Microreactors in Organic Chemistry and Catalysis, Second Edition (2013)
2. Fabrication of Microreactors Made from Metals and Ceramic
2.7. Ceramic Devices
Microstructure devices made from ceramic and glass can be used for processes with reaction parameters that are achievable neither with metals nor with polymers. High temperatures (>1000 °C), no catalytic blind activity, and some easy ways of integrating catalytic active materials make ceramic a very interesting material. Glass is chemically resistant against almost all chemicals and provides good resistivity at elevated temperatures. In addition, optical transparency of glass leads to some very interesting possibilities, such as photochemistry or a closer look at several fluid dynamics and process parameters with online analytical methods using optical fibers. Nevertheless, microfabrication of components made from glass and ceramics is limited to some known technologies and, thus, is not very cost efficient.
The conventional way to obtain ceramic microstructures is to prepare a feedstock or a slurry, fluid or plastic molding, injection molding or casting (CIM, HPIM, tape casting), demolding, debinding, and sintering. Most ceramic materials will shrink during the sintering process; thus, a certain tolerance to the dimensions has to be added. Solid freeform techniques such as printing, fused deposition, or stereolithography are also possible with ceramic slurry. There are some ceramic materials that can be machined mechanically. Details of these manufacturing processes can be found in Refs [6, 29–40].
In the past few years, SLM was also applied to ceramic and it proved to be successful. It is a new technology available now for ceramic materials. The principle of this technique has been described earlier. First preliminary experiments show promising results .
Independently of the manufacturing process, the grain size of the ceramic powder used to generate the precursor or the slurry needs to be small enough to reproduce precisely all details of the desired microstructure. Even after sintering, which is normally accompanied by a coarsening of the grain size, the grains should be at least one order of magnitude smaller than the smallest dimension of the device. Additives also play an important role in the manufacturing process. Removing additives in a wrong way may lead to distortions and cracks, or even to debinding of microscopic parts of the desired microstructure device. Densification of the material is achieved by sintering, for alumina, for example, at a temperature of about 1600 °C, while zirconia needs a temperature of around 1500 °C only.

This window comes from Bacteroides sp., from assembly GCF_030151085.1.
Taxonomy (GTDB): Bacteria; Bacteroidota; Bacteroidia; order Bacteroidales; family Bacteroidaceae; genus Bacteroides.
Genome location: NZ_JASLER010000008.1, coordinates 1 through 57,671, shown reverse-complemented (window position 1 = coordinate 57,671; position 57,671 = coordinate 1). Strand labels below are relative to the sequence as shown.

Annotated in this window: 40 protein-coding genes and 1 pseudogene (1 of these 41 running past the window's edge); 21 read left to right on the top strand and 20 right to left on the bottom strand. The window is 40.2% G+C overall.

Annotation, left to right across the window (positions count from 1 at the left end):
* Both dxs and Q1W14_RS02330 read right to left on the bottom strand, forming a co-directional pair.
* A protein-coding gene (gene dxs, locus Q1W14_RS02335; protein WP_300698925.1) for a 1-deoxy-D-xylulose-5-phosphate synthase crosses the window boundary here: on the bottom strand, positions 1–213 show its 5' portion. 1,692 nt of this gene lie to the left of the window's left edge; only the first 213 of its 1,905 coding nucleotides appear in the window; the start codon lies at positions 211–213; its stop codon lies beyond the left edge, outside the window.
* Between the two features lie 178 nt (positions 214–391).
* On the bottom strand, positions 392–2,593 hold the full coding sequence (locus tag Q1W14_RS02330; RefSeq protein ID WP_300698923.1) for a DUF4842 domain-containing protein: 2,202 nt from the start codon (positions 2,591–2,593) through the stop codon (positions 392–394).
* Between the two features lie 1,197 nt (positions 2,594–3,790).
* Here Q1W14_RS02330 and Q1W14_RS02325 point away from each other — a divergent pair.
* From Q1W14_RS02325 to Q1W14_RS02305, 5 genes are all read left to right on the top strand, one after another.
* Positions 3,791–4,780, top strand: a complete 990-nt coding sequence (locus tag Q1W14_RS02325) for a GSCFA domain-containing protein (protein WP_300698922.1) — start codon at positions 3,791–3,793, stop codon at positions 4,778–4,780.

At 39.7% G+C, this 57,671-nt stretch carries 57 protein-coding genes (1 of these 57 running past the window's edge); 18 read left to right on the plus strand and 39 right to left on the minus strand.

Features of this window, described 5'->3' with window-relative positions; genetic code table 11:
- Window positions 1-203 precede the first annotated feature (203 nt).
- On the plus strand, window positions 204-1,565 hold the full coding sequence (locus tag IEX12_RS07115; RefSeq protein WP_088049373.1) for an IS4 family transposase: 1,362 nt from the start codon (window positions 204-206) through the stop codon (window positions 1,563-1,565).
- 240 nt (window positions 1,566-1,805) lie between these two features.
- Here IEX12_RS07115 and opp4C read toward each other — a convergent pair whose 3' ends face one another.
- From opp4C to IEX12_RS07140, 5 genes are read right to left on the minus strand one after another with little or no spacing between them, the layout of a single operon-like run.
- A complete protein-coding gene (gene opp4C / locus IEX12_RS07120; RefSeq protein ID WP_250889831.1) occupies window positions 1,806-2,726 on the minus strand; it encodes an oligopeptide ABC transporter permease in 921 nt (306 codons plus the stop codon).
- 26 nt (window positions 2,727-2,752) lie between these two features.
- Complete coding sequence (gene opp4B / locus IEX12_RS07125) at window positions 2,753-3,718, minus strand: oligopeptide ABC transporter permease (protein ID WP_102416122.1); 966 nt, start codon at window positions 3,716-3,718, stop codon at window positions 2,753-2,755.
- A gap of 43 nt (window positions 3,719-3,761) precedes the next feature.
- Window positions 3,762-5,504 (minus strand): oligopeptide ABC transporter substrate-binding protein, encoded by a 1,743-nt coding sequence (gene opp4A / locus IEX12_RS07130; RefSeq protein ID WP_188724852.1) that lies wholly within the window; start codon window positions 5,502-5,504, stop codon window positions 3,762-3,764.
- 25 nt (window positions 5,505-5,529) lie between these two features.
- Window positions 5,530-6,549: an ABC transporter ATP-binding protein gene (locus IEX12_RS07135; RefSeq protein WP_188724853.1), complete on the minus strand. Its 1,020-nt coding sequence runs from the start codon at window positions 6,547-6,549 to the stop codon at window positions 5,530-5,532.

The most critical point is the correct microstructure design; due to the specific properties of ceramic, it is not suitable to simply transfer the design of metallic or polymer devices to ceramic. Special needs for sealing, assembling, and joining as well as for interconnections to metal devices have to be considered. Moreover, guidelines for the micrometer design are still missing, and experience obtained with macroscopic devices cannot be transferred directly down to microscale . The interconnection between conventional process engineering equipment and ceramic devices is also critical, because the thermal expansion of those materials is different. This may lead to thermal stress, weakening of the connections, or lead to ruptures.
Another possibility of ceramic material application is the use of coatings and foams inside, for example, metallic microstructure devices. Here, well-known technologies such as CVD processes, sputtering, electrophoretic deposition, sol–gel methods in combination with spin coating, dip coating, or wash coating methods, or the use of anodic oxidation for aluminum-based devices will lead to either dense, protective ceramic coatings or porous layers used as catalyst support. In Figure 2.15, an example of a sol–gel layer is given. Here, the dark sol–gel layer surrounds the rectangular microchannels completely. Figure 2.16 shows a porous layer obtained by anodic oxidation. The overview photo shows how the ceramic layer surrounds the microchannel, while the detailed picture shows the porous system within the ceramic layer. With anodic oxidation, the size and number of pores can be controlled by the choice of the electrolyte and the applied voltage and current density.
Figure 2.15 Sol–gel generated catalyst support layer inside rectangular stainless steel microchannels. The support layer (dark line in photo) surrounds the microchannels completely, providing a porous system to be wet impregnated. The detailed picture shows how the support layer looks like in high magnification.
Figure 2.16 Porous alumina layer generated by anodic oxidation. With an Al alloy, a porous system can be generated inside the microchannels by anodic oxidation. The detailed photo shows some pores.
Ceramic foams can be inserted into microstructure devices made from metals and polymers to enhance the surface area, act as catalyst supports, or even work as heaters. Details of these processes can be found in Refs [29–42].